Keeping safe Trick or Treating is not all about what you are wearing although that is a very important starting point. Children’s costumes should meet the following guidelines to ensure that they are safe for trick or treating
- Not be floor length, it is easy to trip over the hem especially in the dark.
- Not have a vision restricting mask as this prevents the wearer seeing hazards easily.
- Not be completely dark, make sure they have something bright on preferably fluorescent and reflective. If not make sure they are carrying a torch, glow in the dark item or safe lantern.
- Not have silly shoes, trainers or welly boots are best at this time of year and can prevent accidents.
- Make sure the costumes are weather appropriate so you don’t end up too cold.
Other things to consider when trick or treating is to always send a responsible adult out with the kids. Even if they stay at a safe distance from the older ones so as not to embarrass them, this keeps them safe but also keeps them out of causing mischief with the neighbours.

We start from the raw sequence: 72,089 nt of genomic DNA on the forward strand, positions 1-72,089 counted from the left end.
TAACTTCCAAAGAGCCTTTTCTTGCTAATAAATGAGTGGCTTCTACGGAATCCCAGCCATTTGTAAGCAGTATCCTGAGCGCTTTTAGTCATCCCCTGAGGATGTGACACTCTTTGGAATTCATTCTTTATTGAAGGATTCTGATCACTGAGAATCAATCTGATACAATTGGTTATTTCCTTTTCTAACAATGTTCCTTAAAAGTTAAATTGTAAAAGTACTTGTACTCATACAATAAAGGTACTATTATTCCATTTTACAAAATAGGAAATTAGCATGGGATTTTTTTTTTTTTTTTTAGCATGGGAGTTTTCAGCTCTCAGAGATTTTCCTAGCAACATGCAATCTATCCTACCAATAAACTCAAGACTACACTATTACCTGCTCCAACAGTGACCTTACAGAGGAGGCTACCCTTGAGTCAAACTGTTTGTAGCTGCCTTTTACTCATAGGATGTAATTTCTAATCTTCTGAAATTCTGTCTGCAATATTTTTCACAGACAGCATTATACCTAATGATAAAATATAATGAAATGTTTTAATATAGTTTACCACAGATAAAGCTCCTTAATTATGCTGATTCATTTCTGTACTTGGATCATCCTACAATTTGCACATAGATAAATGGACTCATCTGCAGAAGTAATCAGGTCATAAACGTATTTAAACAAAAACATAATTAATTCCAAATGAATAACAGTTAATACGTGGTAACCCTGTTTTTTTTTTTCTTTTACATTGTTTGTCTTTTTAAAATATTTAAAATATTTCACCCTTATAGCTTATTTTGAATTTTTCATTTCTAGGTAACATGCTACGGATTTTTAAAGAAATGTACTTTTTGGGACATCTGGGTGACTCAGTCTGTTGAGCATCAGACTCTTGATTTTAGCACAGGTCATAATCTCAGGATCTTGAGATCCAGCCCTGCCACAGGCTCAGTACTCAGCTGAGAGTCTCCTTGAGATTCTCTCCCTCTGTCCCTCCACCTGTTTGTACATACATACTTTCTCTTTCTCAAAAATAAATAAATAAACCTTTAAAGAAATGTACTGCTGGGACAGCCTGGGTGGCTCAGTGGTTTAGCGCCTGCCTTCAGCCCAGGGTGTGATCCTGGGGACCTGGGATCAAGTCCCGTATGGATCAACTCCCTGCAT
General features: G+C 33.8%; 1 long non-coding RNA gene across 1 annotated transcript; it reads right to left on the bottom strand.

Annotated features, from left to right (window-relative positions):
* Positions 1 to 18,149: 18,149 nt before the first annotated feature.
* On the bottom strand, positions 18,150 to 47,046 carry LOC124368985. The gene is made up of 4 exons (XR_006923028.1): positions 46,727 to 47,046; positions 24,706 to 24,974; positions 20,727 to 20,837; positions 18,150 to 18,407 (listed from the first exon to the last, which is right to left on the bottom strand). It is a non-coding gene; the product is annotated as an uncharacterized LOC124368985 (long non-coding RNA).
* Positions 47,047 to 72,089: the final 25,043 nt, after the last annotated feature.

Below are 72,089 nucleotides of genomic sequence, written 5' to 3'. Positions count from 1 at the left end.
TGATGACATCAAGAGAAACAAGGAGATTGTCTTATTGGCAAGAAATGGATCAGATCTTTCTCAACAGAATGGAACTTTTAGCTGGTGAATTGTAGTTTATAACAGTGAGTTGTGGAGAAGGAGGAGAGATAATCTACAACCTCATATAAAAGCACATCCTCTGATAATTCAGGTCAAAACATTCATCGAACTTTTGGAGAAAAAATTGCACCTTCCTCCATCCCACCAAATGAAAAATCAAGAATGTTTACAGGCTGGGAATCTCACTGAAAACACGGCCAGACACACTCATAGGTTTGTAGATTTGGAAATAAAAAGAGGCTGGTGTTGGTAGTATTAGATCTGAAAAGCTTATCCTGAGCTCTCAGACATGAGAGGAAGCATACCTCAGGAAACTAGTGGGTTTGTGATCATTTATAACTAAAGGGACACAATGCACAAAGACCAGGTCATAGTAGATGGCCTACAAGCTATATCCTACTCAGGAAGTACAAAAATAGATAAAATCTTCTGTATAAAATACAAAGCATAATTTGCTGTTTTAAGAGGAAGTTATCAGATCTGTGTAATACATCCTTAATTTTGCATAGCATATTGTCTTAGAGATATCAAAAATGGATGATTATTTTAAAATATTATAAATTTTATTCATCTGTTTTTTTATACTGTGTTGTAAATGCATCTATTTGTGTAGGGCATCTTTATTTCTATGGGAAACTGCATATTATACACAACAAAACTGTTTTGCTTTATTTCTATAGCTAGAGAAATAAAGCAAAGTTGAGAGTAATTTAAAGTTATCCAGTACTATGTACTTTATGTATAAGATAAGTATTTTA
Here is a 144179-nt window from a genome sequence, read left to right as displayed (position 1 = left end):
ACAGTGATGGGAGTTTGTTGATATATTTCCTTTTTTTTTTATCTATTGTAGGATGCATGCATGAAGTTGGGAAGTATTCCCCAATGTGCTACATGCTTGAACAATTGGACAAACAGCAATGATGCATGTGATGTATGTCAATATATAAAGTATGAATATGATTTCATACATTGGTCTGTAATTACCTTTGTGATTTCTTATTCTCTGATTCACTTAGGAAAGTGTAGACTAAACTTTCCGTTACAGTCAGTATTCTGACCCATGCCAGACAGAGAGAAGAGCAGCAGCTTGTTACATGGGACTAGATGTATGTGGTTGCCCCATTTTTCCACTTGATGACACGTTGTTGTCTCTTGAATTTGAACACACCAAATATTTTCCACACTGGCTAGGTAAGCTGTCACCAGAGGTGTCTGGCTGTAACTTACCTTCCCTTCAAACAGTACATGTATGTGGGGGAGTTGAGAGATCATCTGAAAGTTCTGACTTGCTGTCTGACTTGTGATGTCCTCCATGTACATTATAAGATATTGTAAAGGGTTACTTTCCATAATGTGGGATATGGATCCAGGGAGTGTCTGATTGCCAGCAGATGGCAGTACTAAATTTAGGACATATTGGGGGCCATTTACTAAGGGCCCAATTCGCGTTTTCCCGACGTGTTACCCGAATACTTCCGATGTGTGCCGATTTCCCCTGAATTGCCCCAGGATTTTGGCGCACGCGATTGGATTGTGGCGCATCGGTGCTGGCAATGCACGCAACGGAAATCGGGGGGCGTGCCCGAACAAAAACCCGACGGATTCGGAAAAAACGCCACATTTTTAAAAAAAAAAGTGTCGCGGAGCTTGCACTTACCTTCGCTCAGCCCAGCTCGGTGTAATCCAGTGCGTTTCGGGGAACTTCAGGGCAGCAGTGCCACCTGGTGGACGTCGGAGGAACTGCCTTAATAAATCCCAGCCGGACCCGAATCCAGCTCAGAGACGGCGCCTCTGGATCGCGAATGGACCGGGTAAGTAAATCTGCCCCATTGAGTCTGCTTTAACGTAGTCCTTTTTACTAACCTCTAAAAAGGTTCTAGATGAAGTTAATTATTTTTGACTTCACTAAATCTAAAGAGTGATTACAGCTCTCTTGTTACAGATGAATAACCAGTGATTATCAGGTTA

When trick or treating it is always best to only knock on houses that are lit up and preferably ones that have decorations out so you know that they welcome Trick or Treaters. If you welcome Trick or Treaters why not put a pumpkin near your door or a few decorations in the garden so the local children know they can come calling.
It is scary to say but with the clocks going back at the end of this month the number of deaths and injuries on the road increase sharply and Halloween night is one of the worst. Lots of young children out in the dark visiting neighbours and getting excited is a real hazard for drivers but you can avoid getting in a car accident by driving slowly with your lights on and paying full attention to the road.
When researching all the different safety tips and reading information on the Think!, Safekids and Brake websites I came across this scary infographic which I needed to share with you.